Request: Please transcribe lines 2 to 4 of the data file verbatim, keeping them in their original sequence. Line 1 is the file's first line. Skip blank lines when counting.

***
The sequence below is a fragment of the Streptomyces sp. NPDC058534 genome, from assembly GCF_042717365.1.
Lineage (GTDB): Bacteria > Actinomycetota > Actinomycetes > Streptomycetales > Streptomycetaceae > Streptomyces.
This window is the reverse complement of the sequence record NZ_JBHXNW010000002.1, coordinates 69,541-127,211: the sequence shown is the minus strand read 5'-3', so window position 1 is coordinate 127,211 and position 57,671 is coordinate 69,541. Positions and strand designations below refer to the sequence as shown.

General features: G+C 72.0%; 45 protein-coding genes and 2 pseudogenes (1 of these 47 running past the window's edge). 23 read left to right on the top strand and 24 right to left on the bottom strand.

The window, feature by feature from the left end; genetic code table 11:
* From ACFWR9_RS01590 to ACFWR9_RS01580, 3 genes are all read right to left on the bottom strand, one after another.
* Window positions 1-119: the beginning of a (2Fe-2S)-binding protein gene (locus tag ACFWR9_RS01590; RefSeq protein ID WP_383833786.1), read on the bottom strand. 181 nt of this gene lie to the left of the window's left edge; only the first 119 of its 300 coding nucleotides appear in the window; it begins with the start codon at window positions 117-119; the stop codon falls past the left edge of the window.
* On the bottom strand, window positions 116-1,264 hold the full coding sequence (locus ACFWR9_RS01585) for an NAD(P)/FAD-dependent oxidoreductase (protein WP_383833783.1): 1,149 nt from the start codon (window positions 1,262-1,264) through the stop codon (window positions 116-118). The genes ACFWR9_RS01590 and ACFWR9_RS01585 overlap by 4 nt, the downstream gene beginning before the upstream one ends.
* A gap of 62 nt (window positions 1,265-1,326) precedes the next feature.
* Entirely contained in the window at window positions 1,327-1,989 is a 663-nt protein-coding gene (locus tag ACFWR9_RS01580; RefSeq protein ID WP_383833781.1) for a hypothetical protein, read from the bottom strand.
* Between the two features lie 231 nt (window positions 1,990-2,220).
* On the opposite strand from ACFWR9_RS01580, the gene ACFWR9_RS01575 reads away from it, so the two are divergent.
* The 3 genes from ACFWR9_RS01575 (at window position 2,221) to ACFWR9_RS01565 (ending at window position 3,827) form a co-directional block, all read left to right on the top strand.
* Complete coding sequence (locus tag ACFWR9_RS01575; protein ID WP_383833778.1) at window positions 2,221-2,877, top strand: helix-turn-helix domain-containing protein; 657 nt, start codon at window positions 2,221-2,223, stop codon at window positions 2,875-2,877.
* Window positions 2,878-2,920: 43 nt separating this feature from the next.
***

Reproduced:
Lineage (GTDB): Bacteria > Actinomycetota > Actinomycetes > Streptomycetales > Streptomycetaceae > Streptomyces.
This window is the reverse complement of the sequence record NZ_JBHXNW010000002.1, coordinates 69,541-127,211: the sequence shown is the minus strand read 5'-3', so window position 1 is coordinate 127,211 and position 57,671 is coordinate 69,541. Positions and strand designations below refer to the sequence as shown.

General features: G+C 72.0%; 45 protein-coding genes and 2 pseudogenes (1 of these 47 running past the window's edge). 23 read left to right on the top strand and 24 right to left on the bottom strand.